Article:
Outlaw Audio RR2160 stereo receiver Page 2

I was still meditating on the subject of woofer control when my aging but unusually sturdy Russian neighbor knocked at my door. Vladimir, who speaks very little English, was clutching a Ball jar of home-distilled vodka and a sack of ribs he'd smoked. He wanted to show me the new axe he'd forged. I was down with that.

As I studied the axe, I let Vladimir slip under the hypnotic spell of Puente Celeste. For a long time he rocked his head, chewed ribs, listened, didn't speak. Then he pointed at my system, smiled broadly, and raised both thumbs. I drew sketches of the Outlaw and the Stirling speakers, and next to them jotted down their prices. He looked shocked. "Too many babki!" he said loudly. I shook my head. "No—not enough!"

1217out.rem.jpgThe last contents of the Ball jar were disappearing behind Vladimir's collar when I pointed to a pile of CDs. "What should I play?"

He slammed down the jar. "'Straight, No Chaser.'"

I laughed. That track was easy to find. I'd recently bought the Thelonious Monk Quartet's The Complete Columbia Studio Albums Collection (6 CDs, Columbia/Legacy 88697957682 1-6). By the time we hit "Japanese Folk Song (Kojo No Tsuki)," the Russian was snapping his fingers, and I was feeling very drunk on tenor sax and piano. The sound through the LS3/5a V2s was fast and realistically toned. Monk's piano notes were slightly soft, but strong and artfully expressive. All his swinging grooves were available for our delectation, and Vladimir looked unusually happy. The harmonics of plucked double bass notes were something to enjoy, and Larry Gales's playing was easy to follow. Charlie Rouse's sax was delivered with a stirring dose of blatty-tenor textured presence. By the time we got to "We See," Vladimir had morphed into drummer Ben Riley. And by "Green Chimneys," I was making mental notes of the RR2160's profoundly good way with rhythm and momentum. Monk's music was as tasty as Vladimir's smoked ribs.

I can't remember how many times I've told people that flamenco guitar records are mostly boring showpieces devoid of soul, earth, and bodily fluids. Then one day, at Tower Records, I picked up a couple of $1 LPs by Carlos Montoya and fell in love with his hugely popular and expressive exultations. Those records are long gone, but recently I discovered a fun little soft-core version of Tao Ruspoli's Flamenco, on Pierre Sprey's notorious label (CD, Wild Child/Mapleshade 10452). Ruspoli's playing is interesting and enjoyable, but still lacking in Romany lust and primitive fire. The fun with this record is Mapleshade's extraordinary audiophile sound, resulting from Sprey's placements of his PZM microphones, which are perfect: not too close and annoying, not too distant and boring. The Outlaw receiver and my KEF LS50 speakers made Ruspoli's guitar sound surprisingly real and tactile. Lower-priced amplifiers seldom generate this level of body and texture. Vladimir was impressed. So was I.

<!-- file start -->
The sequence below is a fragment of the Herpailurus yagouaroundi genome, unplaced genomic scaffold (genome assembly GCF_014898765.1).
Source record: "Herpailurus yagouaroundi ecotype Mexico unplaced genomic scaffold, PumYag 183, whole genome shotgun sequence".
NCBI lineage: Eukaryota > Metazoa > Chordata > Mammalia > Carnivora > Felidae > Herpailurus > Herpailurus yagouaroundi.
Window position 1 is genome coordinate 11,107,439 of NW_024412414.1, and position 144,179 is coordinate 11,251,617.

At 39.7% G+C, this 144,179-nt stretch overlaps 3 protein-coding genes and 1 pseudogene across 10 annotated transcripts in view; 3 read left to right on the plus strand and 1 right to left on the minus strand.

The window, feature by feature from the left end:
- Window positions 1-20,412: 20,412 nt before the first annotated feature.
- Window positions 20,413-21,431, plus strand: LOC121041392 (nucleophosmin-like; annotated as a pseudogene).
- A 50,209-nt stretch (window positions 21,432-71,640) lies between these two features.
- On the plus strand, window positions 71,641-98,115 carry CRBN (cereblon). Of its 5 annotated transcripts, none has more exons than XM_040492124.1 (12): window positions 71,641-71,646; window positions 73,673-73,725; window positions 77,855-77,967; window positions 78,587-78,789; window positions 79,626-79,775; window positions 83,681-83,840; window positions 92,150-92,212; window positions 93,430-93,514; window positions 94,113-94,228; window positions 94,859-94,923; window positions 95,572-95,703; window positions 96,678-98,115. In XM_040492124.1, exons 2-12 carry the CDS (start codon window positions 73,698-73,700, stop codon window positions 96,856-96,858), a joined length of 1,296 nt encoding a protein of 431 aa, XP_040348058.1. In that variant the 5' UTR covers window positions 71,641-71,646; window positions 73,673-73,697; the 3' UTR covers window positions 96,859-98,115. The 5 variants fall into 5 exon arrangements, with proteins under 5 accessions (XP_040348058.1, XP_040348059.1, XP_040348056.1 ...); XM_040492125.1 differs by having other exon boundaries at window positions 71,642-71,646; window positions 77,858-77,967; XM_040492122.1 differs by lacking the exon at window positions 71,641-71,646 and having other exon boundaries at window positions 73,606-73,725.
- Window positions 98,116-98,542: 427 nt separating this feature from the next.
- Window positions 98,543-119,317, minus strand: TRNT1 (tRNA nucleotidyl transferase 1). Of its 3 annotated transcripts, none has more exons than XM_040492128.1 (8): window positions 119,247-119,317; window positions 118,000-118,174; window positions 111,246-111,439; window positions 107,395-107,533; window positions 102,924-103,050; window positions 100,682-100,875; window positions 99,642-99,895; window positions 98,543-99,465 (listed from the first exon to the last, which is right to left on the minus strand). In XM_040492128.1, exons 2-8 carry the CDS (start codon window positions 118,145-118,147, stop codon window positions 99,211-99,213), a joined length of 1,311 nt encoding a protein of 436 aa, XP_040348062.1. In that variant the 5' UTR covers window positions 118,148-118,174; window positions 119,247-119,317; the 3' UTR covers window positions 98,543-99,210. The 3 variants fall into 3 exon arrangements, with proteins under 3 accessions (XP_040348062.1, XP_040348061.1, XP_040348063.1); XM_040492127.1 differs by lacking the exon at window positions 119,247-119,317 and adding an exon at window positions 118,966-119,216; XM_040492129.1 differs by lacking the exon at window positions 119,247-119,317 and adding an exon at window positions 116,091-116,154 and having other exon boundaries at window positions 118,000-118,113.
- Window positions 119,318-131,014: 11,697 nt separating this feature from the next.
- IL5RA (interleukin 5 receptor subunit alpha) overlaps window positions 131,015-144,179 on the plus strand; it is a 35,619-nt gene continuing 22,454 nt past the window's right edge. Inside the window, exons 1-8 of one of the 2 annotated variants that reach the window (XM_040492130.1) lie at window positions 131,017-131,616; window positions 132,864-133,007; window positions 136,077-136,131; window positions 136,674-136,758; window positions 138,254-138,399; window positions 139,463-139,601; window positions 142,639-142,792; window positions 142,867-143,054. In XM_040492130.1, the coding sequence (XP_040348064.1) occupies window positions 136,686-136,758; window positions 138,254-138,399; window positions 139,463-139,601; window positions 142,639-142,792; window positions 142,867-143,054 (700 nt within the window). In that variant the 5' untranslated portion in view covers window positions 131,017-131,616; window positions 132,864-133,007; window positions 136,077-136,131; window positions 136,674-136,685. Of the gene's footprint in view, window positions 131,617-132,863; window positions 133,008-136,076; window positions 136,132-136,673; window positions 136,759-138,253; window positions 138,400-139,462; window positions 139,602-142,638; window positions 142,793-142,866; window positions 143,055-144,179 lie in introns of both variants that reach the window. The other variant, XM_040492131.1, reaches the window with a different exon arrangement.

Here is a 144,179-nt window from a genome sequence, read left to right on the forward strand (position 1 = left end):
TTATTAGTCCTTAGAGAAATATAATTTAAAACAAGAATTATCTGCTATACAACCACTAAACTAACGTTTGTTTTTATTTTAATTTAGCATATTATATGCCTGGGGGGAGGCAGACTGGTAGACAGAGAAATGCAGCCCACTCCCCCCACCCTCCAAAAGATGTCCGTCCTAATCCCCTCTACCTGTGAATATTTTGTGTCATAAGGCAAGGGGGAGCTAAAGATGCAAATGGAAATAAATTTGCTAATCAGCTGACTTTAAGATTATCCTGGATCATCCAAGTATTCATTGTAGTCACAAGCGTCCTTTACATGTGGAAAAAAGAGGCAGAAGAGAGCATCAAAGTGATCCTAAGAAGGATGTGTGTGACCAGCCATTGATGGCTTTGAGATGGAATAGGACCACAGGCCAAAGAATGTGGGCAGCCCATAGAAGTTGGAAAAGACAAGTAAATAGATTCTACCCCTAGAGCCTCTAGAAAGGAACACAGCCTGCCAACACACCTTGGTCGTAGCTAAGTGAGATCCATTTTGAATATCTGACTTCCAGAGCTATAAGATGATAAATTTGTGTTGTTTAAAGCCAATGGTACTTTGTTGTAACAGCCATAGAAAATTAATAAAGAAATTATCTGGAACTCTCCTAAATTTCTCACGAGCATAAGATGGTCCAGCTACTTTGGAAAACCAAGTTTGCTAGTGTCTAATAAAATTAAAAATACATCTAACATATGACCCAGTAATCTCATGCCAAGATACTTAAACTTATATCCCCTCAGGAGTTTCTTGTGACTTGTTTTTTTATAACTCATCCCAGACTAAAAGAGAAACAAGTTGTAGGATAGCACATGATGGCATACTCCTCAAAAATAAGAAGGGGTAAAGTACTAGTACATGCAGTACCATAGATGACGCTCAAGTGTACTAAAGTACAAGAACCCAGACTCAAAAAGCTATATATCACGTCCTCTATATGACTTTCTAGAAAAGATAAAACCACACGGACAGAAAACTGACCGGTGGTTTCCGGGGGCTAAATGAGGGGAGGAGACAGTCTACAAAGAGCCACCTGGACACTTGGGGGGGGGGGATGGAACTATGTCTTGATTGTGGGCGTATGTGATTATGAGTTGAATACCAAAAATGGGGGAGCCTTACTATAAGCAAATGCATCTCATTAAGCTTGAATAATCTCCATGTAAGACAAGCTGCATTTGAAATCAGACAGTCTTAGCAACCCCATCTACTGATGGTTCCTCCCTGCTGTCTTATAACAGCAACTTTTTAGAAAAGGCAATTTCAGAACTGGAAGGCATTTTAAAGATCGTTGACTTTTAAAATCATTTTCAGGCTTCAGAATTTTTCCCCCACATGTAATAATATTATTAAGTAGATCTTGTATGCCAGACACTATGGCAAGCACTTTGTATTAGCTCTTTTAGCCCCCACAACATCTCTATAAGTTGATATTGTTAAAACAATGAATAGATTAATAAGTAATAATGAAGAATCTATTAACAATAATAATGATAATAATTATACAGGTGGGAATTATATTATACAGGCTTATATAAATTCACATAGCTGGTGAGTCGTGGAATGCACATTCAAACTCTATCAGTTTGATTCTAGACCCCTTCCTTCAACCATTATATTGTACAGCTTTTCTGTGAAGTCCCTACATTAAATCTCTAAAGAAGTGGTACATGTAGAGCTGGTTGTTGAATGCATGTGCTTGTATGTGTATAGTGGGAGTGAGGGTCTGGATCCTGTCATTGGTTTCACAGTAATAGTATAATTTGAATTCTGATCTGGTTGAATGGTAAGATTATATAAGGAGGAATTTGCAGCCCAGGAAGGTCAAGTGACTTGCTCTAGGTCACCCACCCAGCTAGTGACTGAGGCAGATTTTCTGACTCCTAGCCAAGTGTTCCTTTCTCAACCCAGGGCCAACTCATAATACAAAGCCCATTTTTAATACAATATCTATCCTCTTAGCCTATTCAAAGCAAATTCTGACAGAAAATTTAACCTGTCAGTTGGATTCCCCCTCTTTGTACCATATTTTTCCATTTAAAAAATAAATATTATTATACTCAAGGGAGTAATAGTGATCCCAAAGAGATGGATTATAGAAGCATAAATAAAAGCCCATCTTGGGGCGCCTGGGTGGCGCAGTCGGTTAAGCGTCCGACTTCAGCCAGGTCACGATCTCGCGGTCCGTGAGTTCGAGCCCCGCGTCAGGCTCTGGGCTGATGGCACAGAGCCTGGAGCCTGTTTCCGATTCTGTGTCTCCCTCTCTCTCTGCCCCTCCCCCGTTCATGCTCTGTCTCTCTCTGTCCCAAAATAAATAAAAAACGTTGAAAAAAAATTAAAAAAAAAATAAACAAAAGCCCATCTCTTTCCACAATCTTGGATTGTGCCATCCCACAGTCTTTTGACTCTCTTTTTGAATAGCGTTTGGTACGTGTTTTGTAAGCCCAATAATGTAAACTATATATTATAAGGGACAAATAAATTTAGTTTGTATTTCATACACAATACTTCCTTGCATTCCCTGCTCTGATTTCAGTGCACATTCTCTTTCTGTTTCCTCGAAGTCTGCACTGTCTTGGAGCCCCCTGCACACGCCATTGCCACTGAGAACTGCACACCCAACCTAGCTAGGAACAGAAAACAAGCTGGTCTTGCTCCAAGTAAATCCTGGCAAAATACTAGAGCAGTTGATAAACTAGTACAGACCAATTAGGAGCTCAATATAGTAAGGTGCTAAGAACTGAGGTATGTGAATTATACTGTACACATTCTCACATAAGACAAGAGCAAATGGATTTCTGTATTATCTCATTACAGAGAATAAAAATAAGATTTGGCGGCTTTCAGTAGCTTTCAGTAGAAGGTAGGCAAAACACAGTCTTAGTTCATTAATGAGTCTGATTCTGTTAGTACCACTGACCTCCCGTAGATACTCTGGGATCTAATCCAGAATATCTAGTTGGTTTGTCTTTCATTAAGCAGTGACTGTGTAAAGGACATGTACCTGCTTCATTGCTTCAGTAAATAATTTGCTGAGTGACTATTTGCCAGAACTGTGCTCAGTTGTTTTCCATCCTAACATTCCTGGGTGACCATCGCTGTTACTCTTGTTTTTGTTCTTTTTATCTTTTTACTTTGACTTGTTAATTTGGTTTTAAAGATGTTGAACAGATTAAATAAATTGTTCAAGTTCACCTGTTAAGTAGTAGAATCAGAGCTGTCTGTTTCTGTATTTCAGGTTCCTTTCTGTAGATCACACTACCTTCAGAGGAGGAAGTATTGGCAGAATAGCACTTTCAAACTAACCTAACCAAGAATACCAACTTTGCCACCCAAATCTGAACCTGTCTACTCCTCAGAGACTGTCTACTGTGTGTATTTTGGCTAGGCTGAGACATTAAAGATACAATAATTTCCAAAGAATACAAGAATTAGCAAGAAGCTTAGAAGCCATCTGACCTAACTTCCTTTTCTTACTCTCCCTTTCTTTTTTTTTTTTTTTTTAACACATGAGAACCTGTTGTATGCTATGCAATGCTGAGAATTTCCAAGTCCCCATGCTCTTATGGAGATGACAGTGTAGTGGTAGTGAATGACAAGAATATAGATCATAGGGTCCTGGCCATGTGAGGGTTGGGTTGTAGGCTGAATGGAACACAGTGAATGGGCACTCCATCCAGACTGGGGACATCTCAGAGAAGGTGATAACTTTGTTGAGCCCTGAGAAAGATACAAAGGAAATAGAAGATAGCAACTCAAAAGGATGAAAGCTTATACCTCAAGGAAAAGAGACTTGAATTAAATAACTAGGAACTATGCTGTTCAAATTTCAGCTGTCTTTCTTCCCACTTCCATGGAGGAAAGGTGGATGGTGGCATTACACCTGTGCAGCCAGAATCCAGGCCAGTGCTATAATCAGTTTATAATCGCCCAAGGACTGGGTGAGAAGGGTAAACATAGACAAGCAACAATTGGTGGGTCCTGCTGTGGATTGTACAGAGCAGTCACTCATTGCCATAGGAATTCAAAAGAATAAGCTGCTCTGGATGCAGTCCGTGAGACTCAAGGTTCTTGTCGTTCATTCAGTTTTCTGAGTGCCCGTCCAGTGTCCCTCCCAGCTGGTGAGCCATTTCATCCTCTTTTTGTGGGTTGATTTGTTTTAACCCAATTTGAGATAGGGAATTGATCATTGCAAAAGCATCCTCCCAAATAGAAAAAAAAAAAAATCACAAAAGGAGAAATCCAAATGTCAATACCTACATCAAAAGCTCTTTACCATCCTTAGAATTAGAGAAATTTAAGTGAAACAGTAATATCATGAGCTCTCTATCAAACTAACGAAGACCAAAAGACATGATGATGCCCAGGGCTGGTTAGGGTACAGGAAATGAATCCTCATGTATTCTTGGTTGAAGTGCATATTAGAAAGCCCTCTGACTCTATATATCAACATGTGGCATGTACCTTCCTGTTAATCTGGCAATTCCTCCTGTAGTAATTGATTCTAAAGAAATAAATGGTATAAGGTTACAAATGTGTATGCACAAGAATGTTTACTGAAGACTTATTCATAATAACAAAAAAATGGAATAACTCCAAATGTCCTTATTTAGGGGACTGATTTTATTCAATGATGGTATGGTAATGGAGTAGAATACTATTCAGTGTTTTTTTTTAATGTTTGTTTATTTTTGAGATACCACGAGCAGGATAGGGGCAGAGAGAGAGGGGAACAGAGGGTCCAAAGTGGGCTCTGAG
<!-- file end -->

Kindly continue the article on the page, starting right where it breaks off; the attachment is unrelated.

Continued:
An Outlaw DAC
The Outlaw RR2160 uses a Burr-Brown PCM1792a 24-bit/192kHz DAC chip with NE5532 dual op-amp filters. I was curious to hear how that combo would compare with my reference DACs.

I connected my Integra DPS-7.2 DVD-A/CD player to the RR2160's coaxial input, and for an entire day, CDs sounded smaller, thinner, weaker, more canned and mechanical. It was annoying, depressing. My reviewer's ego lamented: Why me, Lord? The second day was a bit better, but nowhere near the sound of my Schiit Yggdrasil or Mytek Manhattan II DAC.


But on the third day the Outlaw RR2160's DAC rose up to sing, with quivering reverberant believability, the 10th song Elvis Presley ever recorded: a cover of a 1948 hit by Lonnie Johnson, "Tomorrow Night," included on Elvis's A Boy from Tupelo: The Complete 1953–1955 Recordings (3 CDs, RCA/Legacy 88985417732). This track was mastered directly from Sun Records' 30ips (!) "reference tapes." I was now using the Magnepan .7 speakers, and everything felt BIG and lush and extremely direct. These are Elvis's very first recordings, and I'd never heard the King sound this humble, tender, or vulnerable. I felt I was finally experiencing the real Elvis. I've been playing "Tomorrow Night," track 10 of disc 1 of A Boy from Tupelo, 10 times a day for three days. The loping double bass, the mournful background of barely touched pedal steel, and a perfect mist of spring reverb make "Tomorrow Night" a sublime example of Presley's heavenly singing and producer Sam Phillips's crystalline recording. Through the Maggie .7s stimulated by the Outlaw RR2160 and its onboard DAC, A Boy from Tupelo surprised me with its unfettered verity. Consider this a very recommendable combination.

An Outlaw Phono Stage
To evaluate the RR2160's MM phono section, I used an EMT TSD 75 MC cartridge with an Auditorium 23 step-up transformer. I've been rolling with the sound of that combo for months now—I know it well, and felt it would give me a good measure of the character of the Outlaw's MM phono stage.